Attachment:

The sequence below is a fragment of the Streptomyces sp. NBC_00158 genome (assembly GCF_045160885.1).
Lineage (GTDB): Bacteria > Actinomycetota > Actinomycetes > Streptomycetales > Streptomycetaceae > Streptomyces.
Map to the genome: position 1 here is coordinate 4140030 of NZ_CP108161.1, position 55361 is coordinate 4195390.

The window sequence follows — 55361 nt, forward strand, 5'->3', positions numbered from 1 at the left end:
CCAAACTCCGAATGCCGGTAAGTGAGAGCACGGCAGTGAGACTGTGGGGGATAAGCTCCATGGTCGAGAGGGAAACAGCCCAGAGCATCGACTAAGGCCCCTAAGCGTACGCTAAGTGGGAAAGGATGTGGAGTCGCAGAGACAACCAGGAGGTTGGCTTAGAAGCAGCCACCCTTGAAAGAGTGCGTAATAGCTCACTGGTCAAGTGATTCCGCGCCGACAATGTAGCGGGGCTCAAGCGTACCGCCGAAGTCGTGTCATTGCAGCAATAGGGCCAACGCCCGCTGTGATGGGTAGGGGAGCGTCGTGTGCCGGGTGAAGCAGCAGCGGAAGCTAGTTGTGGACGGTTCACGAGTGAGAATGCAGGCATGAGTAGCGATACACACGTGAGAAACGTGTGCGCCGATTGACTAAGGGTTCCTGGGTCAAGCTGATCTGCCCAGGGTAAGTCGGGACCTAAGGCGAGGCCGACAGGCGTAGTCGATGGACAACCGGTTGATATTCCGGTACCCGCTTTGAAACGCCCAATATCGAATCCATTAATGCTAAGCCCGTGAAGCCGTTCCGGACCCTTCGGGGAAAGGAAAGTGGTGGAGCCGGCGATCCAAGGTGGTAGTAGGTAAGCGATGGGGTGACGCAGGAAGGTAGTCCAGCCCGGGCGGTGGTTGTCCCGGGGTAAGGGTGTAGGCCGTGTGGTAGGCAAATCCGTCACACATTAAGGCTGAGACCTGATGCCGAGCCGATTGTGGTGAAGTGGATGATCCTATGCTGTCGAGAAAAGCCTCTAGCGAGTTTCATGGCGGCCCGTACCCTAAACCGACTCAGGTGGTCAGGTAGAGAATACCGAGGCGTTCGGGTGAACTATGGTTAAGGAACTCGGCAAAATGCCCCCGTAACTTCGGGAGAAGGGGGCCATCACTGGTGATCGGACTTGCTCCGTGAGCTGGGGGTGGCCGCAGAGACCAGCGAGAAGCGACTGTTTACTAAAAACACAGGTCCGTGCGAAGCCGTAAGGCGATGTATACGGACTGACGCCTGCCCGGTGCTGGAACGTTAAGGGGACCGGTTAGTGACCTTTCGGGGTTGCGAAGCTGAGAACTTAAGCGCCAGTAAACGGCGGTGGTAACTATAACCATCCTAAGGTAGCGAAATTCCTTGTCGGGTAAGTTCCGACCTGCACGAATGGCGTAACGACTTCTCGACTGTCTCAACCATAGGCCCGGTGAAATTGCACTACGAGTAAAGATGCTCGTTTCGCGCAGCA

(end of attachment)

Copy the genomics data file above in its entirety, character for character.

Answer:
The sequence below is a fragment of the Streptomyces sp. NBC_00158 genome (assembly GCF_045160885.1).
Lineage (GTDB): Bacteria > Actinomycetota > Actinomycetes > Streptomycetales > Streptomycetaceae > Streptomyces.
Map to the genome: position 1 here is coordinate 4140030 of NZ_CP108161.1, position 55361 is coordinate 4195390.

The window sequence follows — 55361 nt, forward strand, 5'->3', positions numbered from 1 at the left end:
CCAAACTCCGAATGCCGGTAAGTGAGAGCACGGCAGTGAGACTGTGGGGGATAAGCTCCATGGTCGAGAGGGAAACAGCCCAGAGCATCGACTAAGGCCCCTAAGCGTACGCTAAGTGGGAAAGGATGTGGAGTCGCAGAGACAACCAGGAGGTTGGCTTAGAAGCAGCCACCCTTGAAAGAGTGCGTAATAGCTCACTGGTCAAGTGATTCCGCGCCGACAATGTAGCGGGGCTCAAGCGTACCGCCGAAGTCGTGTCATTGCAGCAATAGGGCCAACGCCCGCTGTGATGGGTAGGGGAGCGTCGTGTGCCGGGTGAAGCAGCAGCGGAAGCTAGTTGTGGACGGTTCACGAGTGAGAATGCAGGCATGAGTAGCGATACACACGTGAGAAACGTGTGCGCCGATTGACTAAGGGTTCCTGGGTCAAGCTGATCTGCCCAGGGTAAGTCGGGACCTAAGGCGAGGCCGACAGGCGTAGTCGATGGACAACCGGTTGATATTCCGGTACCCGCTTTGAAACGCCCAATATCGAATCCATTAATGCTAAGCCCGTGAAGCCGTTCCGGACCCTTCGGGGAAAGGAAAGTGGTGGAGCCGGCGATCCAAGGTGGTAGTAGGTAAGCGATGGGGTGACGCAGGAAGGTAGTCCAGCCCGGGCGGTGGTTGTCCCGGGGTAAGGGTGTAGGCCGTGTGGTAGGCAAATCCGTCACACATTAAGGCTGAGACCTGATGCCGAGCCGATTGTGGTGAAGTGGATGATCCTATGCTGTCGAGAAAAGCCTCTAGCGAGTTTCATGGCGGCCCGTACCCTAAACCGACTCAGGTGGTCAGGTAGAGAATACCGAGGCGTTCGGGTGAACTATGGTTAAGGAACTCGGCAAAATGCCCCCGTAACTTCGGGAGAAGGGGGCCATCACTGGTGATCGGACTTGCTCCGTGAGCTGGGGGTGGCCGCAGAGACCAGCGAGAAGCGACTGTTTACTAAAAACACAGGTCCGTGCGAAGCCGTAAGGCGATGTATACGGACTGACGCCTGCCCGGTGCTGGAACGTTAAGGGGACCGGTTAGTGACCTTTCGGGGTTGCGAAGCTGAGAACTTAAGCGCCAGTAAACGGCGGTGGTAACTATAACCATCCTAAGGTAGCGAAATTCCTTGTCGGGTAAGTTCCGACCTGCACGAATGGCGTAACGACTTCTCGACTGTCTCAACCATAGGCCCGGTGAAATTGCACTACGAGTAAAGATGCTCGTTTCGCGCAGCA